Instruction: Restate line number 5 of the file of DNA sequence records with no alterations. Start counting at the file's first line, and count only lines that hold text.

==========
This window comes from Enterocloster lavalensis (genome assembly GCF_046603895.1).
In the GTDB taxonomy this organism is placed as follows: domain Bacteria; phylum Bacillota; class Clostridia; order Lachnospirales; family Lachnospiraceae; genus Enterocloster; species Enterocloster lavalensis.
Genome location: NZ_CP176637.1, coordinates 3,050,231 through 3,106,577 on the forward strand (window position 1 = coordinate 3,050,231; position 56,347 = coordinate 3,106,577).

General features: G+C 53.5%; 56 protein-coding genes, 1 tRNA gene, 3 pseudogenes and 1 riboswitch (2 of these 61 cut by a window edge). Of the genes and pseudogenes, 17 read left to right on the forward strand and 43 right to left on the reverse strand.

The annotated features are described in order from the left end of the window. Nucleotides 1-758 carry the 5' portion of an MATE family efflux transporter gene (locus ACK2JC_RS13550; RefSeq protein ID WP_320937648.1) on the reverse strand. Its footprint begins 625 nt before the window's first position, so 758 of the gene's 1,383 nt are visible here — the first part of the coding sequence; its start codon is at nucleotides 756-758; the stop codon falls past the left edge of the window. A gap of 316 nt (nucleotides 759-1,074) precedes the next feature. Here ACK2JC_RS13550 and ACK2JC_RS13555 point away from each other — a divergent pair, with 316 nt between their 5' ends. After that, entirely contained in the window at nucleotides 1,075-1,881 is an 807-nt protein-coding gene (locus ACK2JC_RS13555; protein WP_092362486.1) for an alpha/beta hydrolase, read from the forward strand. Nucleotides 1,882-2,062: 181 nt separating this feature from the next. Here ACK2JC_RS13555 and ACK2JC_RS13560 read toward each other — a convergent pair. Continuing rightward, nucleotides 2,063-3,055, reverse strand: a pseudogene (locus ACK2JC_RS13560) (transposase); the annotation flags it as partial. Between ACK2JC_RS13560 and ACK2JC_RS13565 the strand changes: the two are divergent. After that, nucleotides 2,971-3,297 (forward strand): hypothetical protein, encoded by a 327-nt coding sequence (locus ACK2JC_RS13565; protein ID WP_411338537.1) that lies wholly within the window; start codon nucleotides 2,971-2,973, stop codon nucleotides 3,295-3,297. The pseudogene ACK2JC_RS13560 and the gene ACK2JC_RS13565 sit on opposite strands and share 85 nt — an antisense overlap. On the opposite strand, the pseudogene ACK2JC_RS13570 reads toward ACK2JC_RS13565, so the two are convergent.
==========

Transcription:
The annotated features are described in order from the left end of the window. Nucleotides 1-758 carry the 5' portion of an MATE family efflux transporter gene (locus ACK2JC_RS13550; RefSeq protein ID WP_320937648.1) on the reverse strand. Its footprint begins 625 nt before the window's first position, so 758 of the gene's 1,383 nt are visible here — the first part of the coding sequence; its start codon is at nucleotides 756-758; the stop codon falls past the left edge of the window. A gap of 316 nt (nucleotides 759-1,074) precedes the next feature. Here ACK2JC_RS13550 and ACK2JC_RS13555 point away from each other — a divergent pair, with 316 nt between their 5' ends. After that, entirely contained in the window at nucleotides 1,075-1,881 is an 807-nt protein-coding gene (locus ACK2JC_RS13555; protein WP_092362486.1) for an alpha/beta hydrolase, read from the forward strand. Nucleotides 1,882-2,062: 181 nt separating this feature from the next. Here ACK2JC_RS13555 and ACK2JC_RS13560 read toward each other — a convergent pair. Continuing rightward, nucleotides 2,063-3,055, reverse strand: a pseudogene (locus ACK2JC_RS13560) (transposase); the annotation flags it as partial. Between ACK2JC_RS13560 and ACK2JC_RS13565 the strand changes: the two are divergent. After that, nucleotides 2,971-3,297 (forward strand): hypothetical protein, encoded by a 327-nt coding sequence (locus ACK2JC_RS13565; protein ID WP_411338537.1) that lies wholly within the window; start codon nucleotides 2,971-2,973, stop codon nucleotides 3,295-3,297. The pseudogene ACK2JC_RS13560 and the gene ACK2JC_RS13565 sit on opposite strands and share 85 nt — an antisense overlap. On the opposite strand, the pseudogene ACK2JC_RS13570 reads toward ACK2JC_RS13565, so the two are convergent.